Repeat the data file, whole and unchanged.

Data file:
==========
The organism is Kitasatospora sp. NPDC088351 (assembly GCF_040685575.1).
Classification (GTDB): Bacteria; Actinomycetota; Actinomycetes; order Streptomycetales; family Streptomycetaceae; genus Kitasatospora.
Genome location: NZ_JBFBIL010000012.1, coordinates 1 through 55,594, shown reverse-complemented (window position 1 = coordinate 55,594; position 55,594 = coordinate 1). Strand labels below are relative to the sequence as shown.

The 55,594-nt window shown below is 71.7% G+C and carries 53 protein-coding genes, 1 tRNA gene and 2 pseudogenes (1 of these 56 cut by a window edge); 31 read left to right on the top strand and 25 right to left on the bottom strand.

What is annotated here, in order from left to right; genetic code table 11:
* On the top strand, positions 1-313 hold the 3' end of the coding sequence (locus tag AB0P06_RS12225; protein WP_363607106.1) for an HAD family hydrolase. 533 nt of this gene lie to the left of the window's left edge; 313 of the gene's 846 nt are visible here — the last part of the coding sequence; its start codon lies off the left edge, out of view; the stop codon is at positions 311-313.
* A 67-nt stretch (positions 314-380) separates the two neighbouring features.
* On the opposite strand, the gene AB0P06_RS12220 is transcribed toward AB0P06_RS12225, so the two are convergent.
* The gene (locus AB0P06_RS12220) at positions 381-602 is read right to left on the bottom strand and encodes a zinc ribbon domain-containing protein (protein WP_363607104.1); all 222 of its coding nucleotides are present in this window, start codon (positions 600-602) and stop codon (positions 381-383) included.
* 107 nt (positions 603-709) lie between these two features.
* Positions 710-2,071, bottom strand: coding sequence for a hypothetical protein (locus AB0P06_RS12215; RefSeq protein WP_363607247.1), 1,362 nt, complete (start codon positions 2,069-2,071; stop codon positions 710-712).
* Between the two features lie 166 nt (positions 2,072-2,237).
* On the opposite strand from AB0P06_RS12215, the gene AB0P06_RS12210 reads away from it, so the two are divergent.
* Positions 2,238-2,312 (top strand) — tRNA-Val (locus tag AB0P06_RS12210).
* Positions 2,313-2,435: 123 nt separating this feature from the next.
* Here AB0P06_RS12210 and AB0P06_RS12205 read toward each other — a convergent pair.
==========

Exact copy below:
The organism is Kitasatospora sp. NPDC088351 (assembly GCF_040685575.1).
Classification (GTDB): Bacteria; Actinomycetota; Actinomycetes; order Streptomycetales; family Streptomycetaceae; genus Kitasatospora.
Genome location: NZ_JBFBIL010000012.1, coordinates 1 through 55,594, shown reverse-complemented (window position 1 = coordinate 55,594; position 55,594 = coordinate 1). Strand labels below are relative to the sequence as shown.

The 55,594-nt window shown below is 71.7% G+C and carries 53 protein-coding genes, 1 tRNA gene and 2 pseudogenes (1 of these 56 cut by a window edge); 31 read left to right on the top strand and 25 right to left on the bottom strand.

What is annotated here, in order from left to right; genetic code table 11:
* On the top strand, positions 1-313 hold the 3' end of the coding sequence (locus tag AB0P06_RS12225; protein WP_363607106.1) for an HAD family hydrolase. 533 nt of this gene lie to the left of the window's left edge; 313 of the gene's 846 nt are visible here — the last part of the coding sequence; its start codon lies off the left edge, out of view; the stop codon is at positions 311-313.
* A 67-nt stretch (positions 314-380) separates the two neighbouring features.
* On the opposite strand, the gene AB0P06_RS12220 is transcribed toward AB0P06_RS12225, so the two are convergent.
* The gene (locus AB0P06_RS12220) at positions 381-602 is read right to left on the bottom strand and encodes a zinc ribbon domain-containing protein (protein WP_363607104.1); all 222 of its coding nucleotides are present in this window, start codon (positions 600-602) and stop codon (positions 381-383) included.
* 107 nt (positions 603-709) lie between these two features.
* Positions 710-2,071, bottom strand: coding sequence for a hypothetical protein (locus AB0P06_RS12215; RefSeq protein WP_363607247.1), 1,362 nt, complete (start codon positions 2,069-2,071; stop codon positions 710-712).
* Between the two features lie 166 nt (positions 2,072-2,237).
* On the opposite strand from AB0P06_RS12215, the gene AB0P06_RS12210 reads away from it, so the two are divergent.
* Positions 2,238-2,312 (top strand) — tRNA-Val (locus tag AB0P06_RS12210).
* Positions 2,313-2,435: 123 nt separating this feature from the next.
* Here AB0P06_RS12210 and AB0P06_RS12205 read toward each other — a convergent pair.